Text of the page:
Water: Science, Medicine, Art (Part 1 of 2)

I know you hear it all the time.

Drink plenty of water!

8 glasses per day!


But do you really understand WHY? Because until I had my water unit at school, I did not. Dehydration is associated with many diseases, and I think if you have a better understanding of the role water plays in your body, you will be more likely to keep yourself hydrated. It all goes back to the same thing when it comes to nutrition... AWARENESS!!! Now let's get some awareness around water...


Human Body: 75% Water

Fully Hydrated Blood: 94% Water

Brain: 85% Water

The body depends on water to carry out processes necessary for life, and is extremely sensitive to dehydration. Without water a human would die within a matter of days. When there is a water shortage inside the body, existing water is rationed to areas where it is needed most. Long-term dehydration begins to severely damage cells and can contribute to things such as allergies, migraines and cancer. Some of water’s key functions are listed below:

• Water molecules are added to nutrients during digestion to break them down and allow for absorption into the body

• Water dissolves waste products so they are properly flushed out of the body

• Water creates a healthy environment for neurotransmitters on our brain by creating energy for sodium and potassium to move freely along the nerves, thus ensuring we are alert and sharp

• Water helps regulate body temperature

• Water is the main lubricant in the body which allows it to protect organs in the chest and abdomen, protect joints where bones and ligaments and tendons rub, and allow for smooth passage of food in the digestive system


Do you suffer from any of the following conditions?

• Stress
• Anxiety
• Depression
• Constipation
• Arthritis
• Back pain
• Heart disease
• Adult or child ADD
• Insomnia
• Fatigue
• Glaucoma
• Cancer
• Hot flashes
• Impotence or loss of libido
• Obesity
• Morning sickness with pregnancy
• Memory loss
• Migraines

Short term or chronic dehydration is related to each of these conditions, plus others, to some degree. Chronic dehydration manifests itself through feelings of irritability, anxiety or depression; conditions such as allergies or asthma; and pains associated with things like heartburn, back pain, arthritis or migraines. Histamine is released inside our bodies when we are out of balance, which we experience through things like runny noses or allergies. This is our body signaling the need for more water.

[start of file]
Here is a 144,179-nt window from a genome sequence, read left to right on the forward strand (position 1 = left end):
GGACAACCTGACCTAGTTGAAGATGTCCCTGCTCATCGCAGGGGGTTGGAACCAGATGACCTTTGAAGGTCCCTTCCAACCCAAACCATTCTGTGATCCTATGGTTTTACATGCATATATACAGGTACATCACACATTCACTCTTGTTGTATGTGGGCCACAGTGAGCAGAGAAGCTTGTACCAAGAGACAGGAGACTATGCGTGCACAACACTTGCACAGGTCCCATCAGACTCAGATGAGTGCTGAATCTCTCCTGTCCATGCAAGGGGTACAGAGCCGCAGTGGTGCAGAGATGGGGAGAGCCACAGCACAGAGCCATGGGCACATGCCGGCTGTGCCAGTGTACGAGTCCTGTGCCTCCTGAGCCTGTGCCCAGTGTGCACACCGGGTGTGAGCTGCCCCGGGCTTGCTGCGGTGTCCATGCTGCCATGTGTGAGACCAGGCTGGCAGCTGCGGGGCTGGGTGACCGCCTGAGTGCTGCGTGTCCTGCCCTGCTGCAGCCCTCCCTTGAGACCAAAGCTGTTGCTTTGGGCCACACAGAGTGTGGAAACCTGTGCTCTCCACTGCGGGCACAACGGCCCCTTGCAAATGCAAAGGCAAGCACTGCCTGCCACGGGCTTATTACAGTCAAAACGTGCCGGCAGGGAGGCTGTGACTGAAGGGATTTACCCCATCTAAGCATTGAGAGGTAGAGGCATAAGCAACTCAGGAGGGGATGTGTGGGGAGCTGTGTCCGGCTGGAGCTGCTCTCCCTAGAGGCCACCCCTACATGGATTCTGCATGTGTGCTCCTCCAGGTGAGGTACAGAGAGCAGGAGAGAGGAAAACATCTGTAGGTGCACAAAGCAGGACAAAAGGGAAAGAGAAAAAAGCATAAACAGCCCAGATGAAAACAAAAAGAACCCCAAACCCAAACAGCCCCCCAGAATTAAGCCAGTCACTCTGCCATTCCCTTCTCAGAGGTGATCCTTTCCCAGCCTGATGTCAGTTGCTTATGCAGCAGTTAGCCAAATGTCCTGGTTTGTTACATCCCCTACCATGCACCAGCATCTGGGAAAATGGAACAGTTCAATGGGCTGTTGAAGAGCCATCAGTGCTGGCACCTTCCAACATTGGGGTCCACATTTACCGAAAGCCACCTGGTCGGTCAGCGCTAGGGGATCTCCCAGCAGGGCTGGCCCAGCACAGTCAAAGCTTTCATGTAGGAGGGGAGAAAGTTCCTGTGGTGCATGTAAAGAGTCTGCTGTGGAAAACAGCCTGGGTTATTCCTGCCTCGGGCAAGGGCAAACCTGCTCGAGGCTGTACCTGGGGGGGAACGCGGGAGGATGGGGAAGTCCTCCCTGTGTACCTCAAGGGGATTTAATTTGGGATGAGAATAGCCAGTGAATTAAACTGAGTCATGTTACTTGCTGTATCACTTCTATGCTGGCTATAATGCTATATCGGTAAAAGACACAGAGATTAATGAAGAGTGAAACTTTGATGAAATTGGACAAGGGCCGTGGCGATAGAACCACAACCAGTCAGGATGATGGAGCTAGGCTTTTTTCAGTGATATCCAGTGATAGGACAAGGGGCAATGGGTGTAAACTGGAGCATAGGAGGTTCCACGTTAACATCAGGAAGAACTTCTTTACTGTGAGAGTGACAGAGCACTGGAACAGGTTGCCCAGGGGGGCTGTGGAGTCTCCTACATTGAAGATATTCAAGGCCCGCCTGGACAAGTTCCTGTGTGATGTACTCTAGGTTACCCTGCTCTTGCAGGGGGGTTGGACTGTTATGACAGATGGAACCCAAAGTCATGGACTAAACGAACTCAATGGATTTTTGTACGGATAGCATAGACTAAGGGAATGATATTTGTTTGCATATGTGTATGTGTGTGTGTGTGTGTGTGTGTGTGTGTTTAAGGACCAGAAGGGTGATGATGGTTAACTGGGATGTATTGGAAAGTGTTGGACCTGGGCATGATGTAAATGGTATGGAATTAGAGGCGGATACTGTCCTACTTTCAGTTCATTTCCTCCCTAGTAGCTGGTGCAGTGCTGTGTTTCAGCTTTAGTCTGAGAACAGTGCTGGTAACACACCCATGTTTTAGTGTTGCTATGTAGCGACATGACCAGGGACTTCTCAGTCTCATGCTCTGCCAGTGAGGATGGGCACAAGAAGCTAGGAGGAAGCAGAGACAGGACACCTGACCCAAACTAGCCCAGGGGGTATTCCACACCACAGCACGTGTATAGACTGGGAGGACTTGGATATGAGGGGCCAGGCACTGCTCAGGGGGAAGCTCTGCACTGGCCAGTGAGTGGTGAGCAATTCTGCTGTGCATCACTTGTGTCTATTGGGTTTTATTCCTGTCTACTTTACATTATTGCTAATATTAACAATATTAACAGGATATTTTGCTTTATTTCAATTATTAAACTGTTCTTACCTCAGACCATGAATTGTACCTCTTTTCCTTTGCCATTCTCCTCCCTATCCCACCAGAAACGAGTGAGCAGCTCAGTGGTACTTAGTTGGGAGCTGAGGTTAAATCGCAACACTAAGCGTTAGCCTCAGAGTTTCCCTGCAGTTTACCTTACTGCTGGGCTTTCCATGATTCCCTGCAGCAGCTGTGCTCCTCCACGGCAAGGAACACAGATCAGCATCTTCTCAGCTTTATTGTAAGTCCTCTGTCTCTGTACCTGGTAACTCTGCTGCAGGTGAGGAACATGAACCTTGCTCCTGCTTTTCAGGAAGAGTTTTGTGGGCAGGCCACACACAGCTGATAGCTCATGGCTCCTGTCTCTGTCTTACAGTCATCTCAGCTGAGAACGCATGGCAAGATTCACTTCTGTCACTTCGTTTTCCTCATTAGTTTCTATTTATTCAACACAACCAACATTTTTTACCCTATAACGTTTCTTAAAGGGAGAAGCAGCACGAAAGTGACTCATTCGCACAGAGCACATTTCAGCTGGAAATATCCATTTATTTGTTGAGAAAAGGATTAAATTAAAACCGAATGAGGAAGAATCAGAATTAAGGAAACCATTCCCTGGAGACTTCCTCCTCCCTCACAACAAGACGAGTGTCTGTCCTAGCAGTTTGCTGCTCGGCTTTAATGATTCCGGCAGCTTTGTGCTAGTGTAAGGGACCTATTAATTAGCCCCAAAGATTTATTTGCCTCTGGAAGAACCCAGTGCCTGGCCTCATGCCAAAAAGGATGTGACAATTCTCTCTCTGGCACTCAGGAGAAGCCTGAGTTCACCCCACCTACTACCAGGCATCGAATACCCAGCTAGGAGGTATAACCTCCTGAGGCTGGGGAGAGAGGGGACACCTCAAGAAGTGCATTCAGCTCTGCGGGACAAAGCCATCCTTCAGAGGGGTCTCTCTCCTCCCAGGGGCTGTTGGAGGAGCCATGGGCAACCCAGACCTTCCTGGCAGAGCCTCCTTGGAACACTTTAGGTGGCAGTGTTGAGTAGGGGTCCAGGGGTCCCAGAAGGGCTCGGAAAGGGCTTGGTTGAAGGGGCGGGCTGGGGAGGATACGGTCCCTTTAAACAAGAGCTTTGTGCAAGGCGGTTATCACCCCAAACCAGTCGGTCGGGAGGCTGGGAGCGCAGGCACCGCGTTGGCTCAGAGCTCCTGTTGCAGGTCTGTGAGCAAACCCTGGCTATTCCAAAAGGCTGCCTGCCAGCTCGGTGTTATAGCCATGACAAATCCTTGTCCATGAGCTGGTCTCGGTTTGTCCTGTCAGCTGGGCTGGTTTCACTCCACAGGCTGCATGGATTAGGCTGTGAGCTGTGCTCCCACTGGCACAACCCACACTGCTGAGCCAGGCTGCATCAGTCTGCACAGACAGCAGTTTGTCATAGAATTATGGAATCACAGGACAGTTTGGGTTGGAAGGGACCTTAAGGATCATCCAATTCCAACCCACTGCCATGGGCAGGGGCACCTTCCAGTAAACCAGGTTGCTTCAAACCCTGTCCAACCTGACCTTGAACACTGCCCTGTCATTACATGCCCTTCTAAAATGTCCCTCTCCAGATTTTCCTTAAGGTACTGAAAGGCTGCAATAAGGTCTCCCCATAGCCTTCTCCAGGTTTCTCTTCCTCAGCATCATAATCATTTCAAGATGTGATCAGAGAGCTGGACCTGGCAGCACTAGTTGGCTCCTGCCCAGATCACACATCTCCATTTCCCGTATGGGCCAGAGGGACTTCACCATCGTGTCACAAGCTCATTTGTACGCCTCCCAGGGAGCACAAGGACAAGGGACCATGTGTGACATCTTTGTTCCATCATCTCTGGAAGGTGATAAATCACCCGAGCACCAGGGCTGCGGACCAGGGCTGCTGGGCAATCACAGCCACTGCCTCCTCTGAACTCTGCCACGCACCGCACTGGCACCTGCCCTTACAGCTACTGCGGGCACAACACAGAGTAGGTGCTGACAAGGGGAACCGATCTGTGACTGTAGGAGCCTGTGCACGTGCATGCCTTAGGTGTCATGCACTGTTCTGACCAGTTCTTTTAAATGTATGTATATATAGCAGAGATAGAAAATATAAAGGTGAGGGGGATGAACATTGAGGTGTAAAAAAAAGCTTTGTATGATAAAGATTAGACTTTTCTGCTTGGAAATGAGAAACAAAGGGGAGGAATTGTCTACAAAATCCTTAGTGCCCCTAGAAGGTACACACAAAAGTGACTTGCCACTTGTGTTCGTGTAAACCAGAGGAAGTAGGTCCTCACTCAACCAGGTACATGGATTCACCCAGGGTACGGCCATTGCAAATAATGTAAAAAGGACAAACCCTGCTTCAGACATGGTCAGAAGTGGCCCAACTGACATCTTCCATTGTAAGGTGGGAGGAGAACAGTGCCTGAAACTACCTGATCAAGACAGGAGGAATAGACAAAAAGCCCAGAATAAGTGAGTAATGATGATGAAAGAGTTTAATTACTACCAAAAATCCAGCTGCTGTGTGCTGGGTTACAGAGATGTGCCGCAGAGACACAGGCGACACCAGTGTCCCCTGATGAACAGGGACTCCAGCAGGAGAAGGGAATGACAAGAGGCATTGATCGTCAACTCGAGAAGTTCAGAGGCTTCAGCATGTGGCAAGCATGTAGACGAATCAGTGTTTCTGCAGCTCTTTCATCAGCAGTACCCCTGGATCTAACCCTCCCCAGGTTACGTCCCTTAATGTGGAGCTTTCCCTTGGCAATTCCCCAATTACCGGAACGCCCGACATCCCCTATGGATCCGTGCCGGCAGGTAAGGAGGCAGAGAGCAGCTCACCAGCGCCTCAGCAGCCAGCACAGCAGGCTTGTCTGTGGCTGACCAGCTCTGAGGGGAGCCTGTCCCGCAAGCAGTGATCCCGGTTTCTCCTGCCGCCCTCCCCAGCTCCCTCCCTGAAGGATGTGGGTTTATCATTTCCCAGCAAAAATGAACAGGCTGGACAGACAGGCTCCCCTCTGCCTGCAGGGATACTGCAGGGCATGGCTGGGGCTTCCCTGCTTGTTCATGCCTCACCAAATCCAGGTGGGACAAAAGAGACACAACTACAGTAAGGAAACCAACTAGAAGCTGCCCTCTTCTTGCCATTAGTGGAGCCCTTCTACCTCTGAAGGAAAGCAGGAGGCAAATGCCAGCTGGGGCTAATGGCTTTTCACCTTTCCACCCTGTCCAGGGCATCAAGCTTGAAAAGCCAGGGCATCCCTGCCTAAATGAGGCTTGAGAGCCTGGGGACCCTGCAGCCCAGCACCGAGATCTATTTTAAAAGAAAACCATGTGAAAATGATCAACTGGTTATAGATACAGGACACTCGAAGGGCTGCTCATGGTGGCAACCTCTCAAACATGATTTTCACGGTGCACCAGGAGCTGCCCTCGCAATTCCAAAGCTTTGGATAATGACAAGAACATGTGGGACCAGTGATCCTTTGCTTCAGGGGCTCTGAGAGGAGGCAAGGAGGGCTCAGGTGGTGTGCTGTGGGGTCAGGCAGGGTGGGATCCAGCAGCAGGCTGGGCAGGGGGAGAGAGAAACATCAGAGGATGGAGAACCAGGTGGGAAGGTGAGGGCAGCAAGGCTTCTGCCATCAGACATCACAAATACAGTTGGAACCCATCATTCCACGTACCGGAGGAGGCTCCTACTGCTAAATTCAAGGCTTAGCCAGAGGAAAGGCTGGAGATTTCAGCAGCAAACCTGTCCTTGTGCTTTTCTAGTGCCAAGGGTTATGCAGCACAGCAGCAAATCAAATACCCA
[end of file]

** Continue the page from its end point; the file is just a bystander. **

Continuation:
• BABIES: A fetus relies on its mother’s water intake for growth. Its cells are continuously multiplying and need water. A mother’s chemical imbalance due to dehydration requires the fetus to cope with this imbalance, and can lead to damaged genes or cells.

Children and teenagers are constantly growing and producing new cells, requiring a large amount of water. The growth hormones drive thirst. If a child gets too much sugary juice or soda, there will not be enough water to initiate certain parts of development, which can lead to asthma, allergies and ADD. There is a direct relationship between a child’s alertness and the amount of water they drink.

• ADULTS: In adults, the growth hormone is not as dominant and the brain’s nerve centers take over in water regulation. Some thirst sensation is lost. With less water, our bodies must continuously decide where to ration the existing water to maintain some level of balance and health. Over time, physiological and chemical changes caused by constant dehydration can lead to any of the above conditions.

• ELDERLY: Elderly people almost completely lose their thirst sensation. Chronic dehydration causes their cells to wrinkle and makes them susceptible to serious or even deadly diseases. They do not know they are thirsty and therefore do not drink water.

So far so good? Is it starting to make sense? I hope so. Now go drink some H20. And check back tomorrow for the “Art” of water: how much, what kind, and when?


  1. Ann,

    When we hear about water consumption (like 8 glasses per day), I assume that is in addition to the water we get through food, especially fruits and veggies. Is that correct? And, if we are eating properly, how much water are we getting through meat, veggies, fruit, nuts, etc.?

  2. Eddo

    Good questions. Tomorrow I will address all of these things... because there is definitely an "art" to drinking water!


  3. So so interesting! I am going to drink a glass right now...seriously.

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